As it turns 30 this month, Listen without Prejudice Vol 1 is now widely acknowledged as a modern pop classic. An October 2017 reissue released to coincide with George Michael: Freedom, a posthumous documentary film about the singer who had passed away 10 months earlier, returned the album to the top of the UK charts 27 years after it first made number one. With sophisticated pop songs influenced by The Beatles (Heal the Pain) and The Rolling Stones (Waiting for That Day) and a stripped-down cover of Stevie Wonder’s They Won’t Go When I Go that shows off Michael’s chops as a soul singer, it is seen in retrospect as the album that successfully cemented his position as a pop maestro, not a mere pop puppet.

A huge gamble

But when it first came out in September 1990, this deeply introspective and mostly downbeat LP was a massive risk for a singer who had become a global superstar by crafting glittering, radio-friendly hits like 1984’s debut solo single Careless Whisper and 1998’s pop-soul gem Father Figure. It was also the first time that Michael, the north London-born son of a Greek Cypriot restaurateur and an English dancer, allowed his personal happiness to impinge on his vaulting professional ambition. ..............(more)


Australia shark attack: surfer dies after being mauled off Gold Coast beach

A surfer has died after a shark attack on the Gold Coast with authorities saying he suffered critical leg injuries.

The Queensland ambulance service said the attack occurred at Greenmount Beach at Coolangatta about 5pm on Tuesday.

Paramedics treated the 46-year-old Gold Coast man on the beach but he could not be saved.

Queensland police said the man had suffered severe injuries to his lower leg. A police spokesman said he was taken out of the surf near the Tweed Heads and Coolangatta surf lifesaving club and treated by paramedics at the scene.


Tuesday’s attack was the sixth fatality in Australian waters in 2020. ...........(more)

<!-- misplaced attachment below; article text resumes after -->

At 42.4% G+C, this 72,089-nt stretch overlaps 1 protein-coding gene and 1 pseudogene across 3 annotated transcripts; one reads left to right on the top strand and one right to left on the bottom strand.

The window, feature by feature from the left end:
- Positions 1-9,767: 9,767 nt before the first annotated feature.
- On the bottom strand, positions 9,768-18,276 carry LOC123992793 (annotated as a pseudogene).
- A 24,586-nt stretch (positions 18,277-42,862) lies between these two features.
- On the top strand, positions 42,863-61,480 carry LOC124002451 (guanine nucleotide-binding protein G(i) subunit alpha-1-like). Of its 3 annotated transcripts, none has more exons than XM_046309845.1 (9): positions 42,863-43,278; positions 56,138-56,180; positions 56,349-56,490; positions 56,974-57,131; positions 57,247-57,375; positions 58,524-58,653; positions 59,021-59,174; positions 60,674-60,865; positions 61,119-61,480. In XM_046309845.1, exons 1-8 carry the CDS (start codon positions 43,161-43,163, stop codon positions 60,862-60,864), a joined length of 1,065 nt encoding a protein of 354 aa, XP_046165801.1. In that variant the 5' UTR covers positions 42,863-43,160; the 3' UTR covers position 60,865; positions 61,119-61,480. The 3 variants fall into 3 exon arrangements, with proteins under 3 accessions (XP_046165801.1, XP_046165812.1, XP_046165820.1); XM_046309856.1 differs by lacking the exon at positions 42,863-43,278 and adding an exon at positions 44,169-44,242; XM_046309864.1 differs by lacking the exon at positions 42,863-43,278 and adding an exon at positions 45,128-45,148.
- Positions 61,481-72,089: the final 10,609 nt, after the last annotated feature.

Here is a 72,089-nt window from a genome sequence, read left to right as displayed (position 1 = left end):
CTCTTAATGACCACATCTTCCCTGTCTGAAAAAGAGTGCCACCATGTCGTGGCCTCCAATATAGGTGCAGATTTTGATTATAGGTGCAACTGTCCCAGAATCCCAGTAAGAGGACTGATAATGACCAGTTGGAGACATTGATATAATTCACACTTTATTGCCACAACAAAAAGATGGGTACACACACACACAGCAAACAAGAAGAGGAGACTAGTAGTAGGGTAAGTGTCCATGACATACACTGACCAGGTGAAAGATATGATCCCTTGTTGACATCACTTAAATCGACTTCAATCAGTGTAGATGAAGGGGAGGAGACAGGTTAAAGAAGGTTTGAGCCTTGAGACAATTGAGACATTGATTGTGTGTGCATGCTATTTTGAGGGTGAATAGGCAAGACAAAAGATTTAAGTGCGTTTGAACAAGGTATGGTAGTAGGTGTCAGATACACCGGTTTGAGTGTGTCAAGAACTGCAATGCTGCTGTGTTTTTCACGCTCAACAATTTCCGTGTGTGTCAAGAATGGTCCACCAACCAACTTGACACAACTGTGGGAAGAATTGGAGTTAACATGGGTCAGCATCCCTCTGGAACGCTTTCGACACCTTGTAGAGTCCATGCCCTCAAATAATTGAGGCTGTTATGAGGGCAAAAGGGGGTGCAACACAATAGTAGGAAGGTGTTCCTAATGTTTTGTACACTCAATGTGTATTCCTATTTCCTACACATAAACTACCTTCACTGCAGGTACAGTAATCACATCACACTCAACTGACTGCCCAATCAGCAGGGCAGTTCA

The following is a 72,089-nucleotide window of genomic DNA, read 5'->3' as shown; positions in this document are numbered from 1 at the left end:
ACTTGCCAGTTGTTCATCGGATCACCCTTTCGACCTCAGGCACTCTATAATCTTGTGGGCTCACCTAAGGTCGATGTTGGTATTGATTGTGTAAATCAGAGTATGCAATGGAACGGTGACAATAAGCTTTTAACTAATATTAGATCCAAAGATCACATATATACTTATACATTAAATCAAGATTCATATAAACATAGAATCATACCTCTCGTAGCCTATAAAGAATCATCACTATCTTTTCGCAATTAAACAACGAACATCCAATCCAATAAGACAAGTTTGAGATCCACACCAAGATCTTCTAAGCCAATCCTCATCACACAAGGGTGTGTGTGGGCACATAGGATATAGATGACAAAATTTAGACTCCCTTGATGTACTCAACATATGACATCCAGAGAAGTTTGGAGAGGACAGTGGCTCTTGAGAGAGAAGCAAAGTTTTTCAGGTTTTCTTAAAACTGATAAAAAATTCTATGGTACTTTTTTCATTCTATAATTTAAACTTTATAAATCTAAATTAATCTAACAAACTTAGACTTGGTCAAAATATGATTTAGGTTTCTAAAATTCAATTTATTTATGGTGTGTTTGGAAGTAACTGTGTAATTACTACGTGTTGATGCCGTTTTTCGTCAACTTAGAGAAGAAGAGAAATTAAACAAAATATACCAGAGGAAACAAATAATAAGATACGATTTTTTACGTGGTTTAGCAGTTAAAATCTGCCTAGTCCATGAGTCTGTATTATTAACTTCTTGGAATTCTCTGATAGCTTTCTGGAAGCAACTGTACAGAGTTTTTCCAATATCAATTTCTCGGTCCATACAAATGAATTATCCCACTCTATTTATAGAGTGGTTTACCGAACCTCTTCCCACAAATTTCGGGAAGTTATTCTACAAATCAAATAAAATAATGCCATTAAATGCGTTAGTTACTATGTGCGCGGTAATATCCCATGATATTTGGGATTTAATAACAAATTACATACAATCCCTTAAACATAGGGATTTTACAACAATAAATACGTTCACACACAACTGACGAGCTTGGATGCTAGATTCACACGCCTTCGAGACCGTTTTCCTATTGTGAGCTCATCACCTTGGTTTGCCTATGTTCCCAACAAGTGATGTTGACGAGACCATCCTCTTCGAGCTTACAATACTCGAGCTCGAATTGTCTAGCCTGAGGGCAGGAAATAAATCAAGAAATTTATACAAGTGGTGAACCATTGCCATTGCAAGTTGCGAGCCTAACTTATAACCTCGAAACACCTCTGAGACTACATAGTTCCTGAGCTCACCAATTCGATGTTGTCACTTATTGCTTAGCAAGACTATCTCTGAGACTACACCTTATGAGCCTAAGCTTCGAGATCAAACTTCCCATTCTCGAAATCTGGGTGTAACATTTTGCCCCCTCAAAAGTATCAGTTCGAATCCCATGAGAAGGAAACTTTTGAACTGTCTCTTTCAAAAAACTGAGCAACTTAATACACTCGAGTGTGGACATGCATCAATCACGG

Head of Pro-Trump Super PAC Says Brad Parscale Spent Campaign Cash 'Like a Drunken Sailor'

(Newsweek) A financial crisis might be looming for the campaign for the re-election of President Donald Trump according to The New York Times which has reported around three-quarters of the $1.1 billion raised between the start of 2019 and July 2020 has already been spent.

A review of federal campaign filings and interviews with more than a dozen current and former campaign aides by the paper, including Ed Rollins, a veteran Republican strategist, paint a picture of a potential cash crunch for the Trump campaign.

The Quote

Rollins, who runs a small pro-Trump super PAC took aim at Trump's former campaign manager, Brad Parscale, accusing him of spending money "like a drunken sailor," telling The Times: "If you spend $800 million and you're 10 points behind, I think you've got to answer the question 'What was the game plan?'"

Why it matters

Starting an election campaign as the incumbent confers a financial advantage, as it did for Trump's predecessors Barack Obama and George W. Bush, and Trump's filing for re-election on the day of his inauguration was intended to give him a head start to the stockpiling of his war chest. ...............(more)


The mystery of the shrinking fish: Alaska's salmon are getting smaller

The mystery of the shrinking fish: Alaska's salmon are getting smaller
A new study has found four species reduced in size, with climate change and competition from hatchery-raised cousins as possible factors

Nat Herz in Anchorage, Alaska
Tue 8 Sep 2020 05.30 EDT